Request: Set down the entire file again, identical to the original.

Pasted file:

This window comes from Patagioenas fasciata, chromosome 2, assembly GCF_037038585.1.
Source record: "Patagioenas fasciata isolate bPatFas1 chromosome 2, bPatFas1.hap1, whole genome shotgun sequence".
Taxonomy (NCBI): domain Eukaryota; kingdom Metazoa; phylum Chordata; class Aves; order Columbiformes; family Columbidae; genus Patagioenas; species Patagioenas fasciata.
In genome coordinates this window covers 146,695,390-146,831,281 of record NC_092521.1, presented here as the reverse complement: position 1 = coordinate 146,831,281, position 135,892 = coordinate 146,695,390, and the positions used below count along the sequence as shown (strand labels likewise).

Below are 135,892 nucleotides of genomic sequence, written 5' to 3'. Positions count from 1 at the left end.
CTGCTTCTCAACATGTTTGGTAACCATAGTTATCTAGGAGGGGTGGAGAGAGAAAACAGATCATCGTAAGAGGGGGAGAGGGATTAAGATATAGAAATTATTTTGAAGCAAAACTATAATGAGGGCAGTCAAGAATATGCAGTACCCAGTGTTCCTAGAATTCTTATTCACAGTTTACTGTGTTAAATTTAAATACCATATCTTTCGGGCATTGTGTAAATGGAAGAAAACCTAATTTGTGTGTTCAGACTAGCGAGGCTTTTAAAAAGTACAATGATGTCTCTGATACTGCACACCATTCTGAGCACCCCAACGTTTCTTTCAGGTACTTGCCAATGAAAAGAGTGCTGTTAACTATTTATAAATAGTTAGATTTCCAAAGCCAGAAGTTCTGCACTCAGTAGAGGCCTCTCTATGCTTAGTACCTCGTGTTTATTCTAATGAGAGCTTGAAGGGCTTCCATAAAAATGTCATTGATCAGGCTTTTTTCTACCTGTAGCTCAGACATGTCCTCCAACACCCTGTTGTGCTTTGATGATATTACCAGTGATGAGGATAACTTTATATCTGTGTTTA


This window comes from Patagioenas fasciata, chromosome 2, assembly GCF_037038585.1.
Source record: "Patagioenas fasciata isolate bPatFas1 chromosome 2, bPatFas1.hap1, whole genome shotgun sequence".
Taxonomy (NCBI): domain Eukaryota; kingdom Metazoa; phylum Chordata; class Aves; order Columbiformes; family Columbidae; genus Patagioenas; species Patagioenas fasciata.
In genome coordinates this window covers 146,695,390-146,831,281 of record NC_092521.1, presented here as the reverse complement: position 1 = coordinate 146,831,281, position 135,892 = coordinate 146,695,390, and the positions used below count along the sequence as shown (strand labels likewise).

Below are 135,892 nucleotides of genomic sequence, written 5' to 3'. Positions count from 1 at the left end.
CTGCTTCTCAACATGTTTGGTAACCATAGTTATCTAGGAGGGGTGGAGAGAGAAAACAGATCATCGTAAGAGGGGGAGAGGGATTAAGATATAGAAATTATTTTGAAGCAAAACTATAATGAGGGCAGTCAAGAATATGCAGTACCCAGTGTTCCTAGAATTCTTATTCACAGTTTACTGTGTTAAATTTAAATACCATATCTTTCGGGCATTGTGTAAATGGAAGAAAACCTAATTTGTGTGTTCAGACTAGCGAGGCTTTTAAAAAGTACAATGATGTCTCTGATACTGCACACCATTCTGAGCACCCCAACGTTTCTTTCAGGTACTTGCCAATGAAAAGAGTGCTGTTAACTATTTATAAATAGTTAGATTTCCAAAGCCAGAAGTTCTGCACTCAGTAGAGGCCTCTCTATGCTTAGTACCTCGTGTTTATTCTAATGAGAGCTTGAAGGGCTTCCATAAAAATGTCATTGATCAGGCTTTTTTCTACCTGTAGCTCAGACATGTCCTCCAACACCCTGTTGTGCTTTGATGATATTACCAGTGATGAGGATAACTTTATATCTGTGTTTA